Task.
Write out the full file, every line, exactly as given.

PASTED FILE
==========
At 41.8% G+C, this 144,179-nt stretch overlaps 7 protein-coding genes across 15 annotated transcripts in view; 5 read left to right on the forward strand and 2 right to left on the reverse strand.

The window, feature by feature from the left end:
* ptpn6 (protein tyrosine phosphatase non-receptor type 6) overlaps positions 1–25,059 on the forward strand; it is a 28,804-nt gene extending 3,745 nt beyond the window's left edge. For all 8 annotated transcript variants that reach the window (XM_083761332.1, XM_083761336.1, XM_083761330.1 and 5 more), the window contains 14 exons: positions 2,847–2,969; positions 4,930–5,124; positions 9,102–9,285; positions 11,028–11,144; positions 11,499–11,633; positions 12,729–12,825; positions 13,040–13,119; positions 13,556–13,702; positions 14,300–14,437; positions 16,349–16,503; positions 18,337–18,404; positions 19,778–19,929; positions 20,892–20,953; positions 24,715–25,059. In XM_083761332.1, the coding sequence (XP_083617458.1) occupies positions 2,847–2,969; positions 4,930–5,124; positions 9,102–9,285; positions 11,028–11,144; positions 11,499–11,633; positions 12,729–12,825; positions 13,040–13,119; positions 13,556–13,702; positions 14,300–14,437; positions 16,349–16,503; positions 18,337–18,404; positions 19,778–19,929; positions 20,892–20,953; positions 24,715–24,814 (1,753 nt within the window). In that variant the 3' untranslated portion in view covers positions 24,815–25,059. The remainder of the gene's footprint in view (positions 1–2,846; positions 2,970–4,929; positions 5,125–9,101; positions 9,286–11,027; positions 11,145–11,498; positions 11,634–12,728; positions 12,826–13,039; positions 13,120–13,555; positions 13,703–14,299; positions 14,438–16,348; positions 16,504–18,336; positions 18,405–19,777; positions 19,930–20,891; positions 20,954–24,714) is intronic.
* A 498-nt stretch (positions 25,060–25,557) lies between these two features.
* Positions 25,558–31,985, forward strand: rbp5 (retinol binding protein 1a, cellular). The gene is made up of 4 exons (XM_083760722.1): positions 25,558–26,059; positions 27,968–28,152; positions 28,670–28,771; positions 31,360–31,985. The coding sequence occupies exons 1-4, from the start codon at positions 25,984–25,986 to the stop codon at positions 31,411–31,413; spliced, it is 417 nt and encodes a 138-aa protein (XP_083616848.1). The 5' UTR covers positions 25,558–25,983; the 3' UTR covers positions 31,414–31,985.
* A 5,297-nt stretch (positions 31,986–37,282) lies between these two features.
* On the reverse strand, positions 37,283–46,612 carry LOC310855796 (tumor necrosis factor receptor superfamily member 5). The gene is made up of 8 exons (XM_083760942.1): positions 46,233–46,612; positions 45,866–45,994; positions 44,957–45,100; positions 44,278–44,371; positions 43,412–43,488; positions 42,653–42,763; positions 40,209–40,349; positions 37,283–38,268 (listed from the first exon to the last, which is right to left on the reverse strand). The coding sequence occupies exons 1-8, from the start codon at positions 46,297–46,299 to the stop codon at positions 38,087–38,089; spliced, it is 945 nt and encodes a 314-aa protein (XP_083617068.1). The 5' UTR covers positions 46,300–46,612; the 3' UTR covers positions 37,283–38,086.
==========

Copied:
At 41.8% G+C, this 144,179-nt stretch overlaps 7 protein-coding genes across 15 annotated transcripts in view; 5 read left to right on the forward strand and 2 right to left on the reverse strand.

The window, feature by feature from the left end:
* ptpn6 (protein tyrosine phosphatase non-receptor type 6) overlaps positions 1–25,059 on the forward strand; it is a 28,804-nt gene extending 3,745 nt beyond the window's left edge. For all 8 annotated transcript variants that reach the window (XM_083761332.1, XM_083761336.1, XM_083761330.1 and 5 more), the window contains 14 exons: positions 2,847–2,969; positions 4,930–5,124; positions 9,102–9,285; positions 11,028–11,144; positions 11,499–11,633; positions 12,729–12,825; positions 13,040–13,119; positions 13,556–13,702; positions 14,300–14,437; positions 16,349–16,503; positions 18,337–18,404; positions 19,778–19,929; positions 20,892–20,953; positions 24,715–25,059. In XM_083761332.1, the coding sequence (XP_083617458.1) occupies positions 2,847–2,969; positions 4,930–5,124; positions 9,102–9,285; positions 11,028–11,144; positions 11,499–11,633; positions 12,729–12,825; positions 13,040–13,119; positions 13,556–13,702; positions 14,300–14,437; positions 16,349–16,503; positions 18,337–18,404; positions 19,778–19,929; positions 20,892–20,953; positions 24,715–24,814 (1,753 nt within the window). In that variant the 3' untranslated portion in view covers positions 24,815–25,059. The remainder of the gene's footprint in view (positions 1–2,846; positions 2,970–4,929; positions 5,125–9,101; positions 9,286–11,027; positions 11,145–11,498; positions 11,634–12,728; positions 12,826–13,039; positions 13,120–13,555; positions 13,703–14,299; positions 14,438–16,348; positions 16,504–18,336; positions 18,405–19,777; positions 19,930–20,891; positions 20,954–24,714) is intronic.
* A 498-nt stretch (positions 25,060–25,557) lies between these two features.
* Positions 25,558–31,985, forward strand: rbp5 (retinol binding protein 1a, cellular). The gene is made up of 4 exons (XM_083760722.1): positions 25,558–26,059; positions 27,968–28,152; positions 28,670–28,771; positions 31,360–31,985. The coding sequence occupies exons 1-4, from the start codon at positions 25,984–25,986 to the stop codon at positions 31,411–31,413; spliced, it is 417 nt and encodes a 138-aa protein (XP_083616848.1). The 5' UTR covers positions 25,558–25,983; the 3' UTR covers positions 31,414–31,985.
* A 5,297-nt stretch (positions 31,986–37,282) lies between these two features.
* On the reverse strand, positions 37,283–46,612 carry LOC310855796 (tumor necrosis factor receptor superfamily member 5). The gene is made up of 8 exons (XM_083760942.1): positions 46,233–46,612; positions 45,866–45,994; positions 44,957–45,100; positions 44,278–44,371; positions 43,412–43,488; positions 42,653–42,763; positions 40,209–40,349; positions 37,283–38,268 (listed from the first exon to the last, which is right to left on the reverse strand). The coding sequence occupies exons 1-8, from the start codon at positions 46,297–46,299 to the stop codon at positions 38,087–38,089; spliced, it is 945 nt and encodes a 314-aa protein (XP_083617068.1). The 5' UTR covers positions 46,300–46,612; the 3' UTR covers positions 37,283–38,086.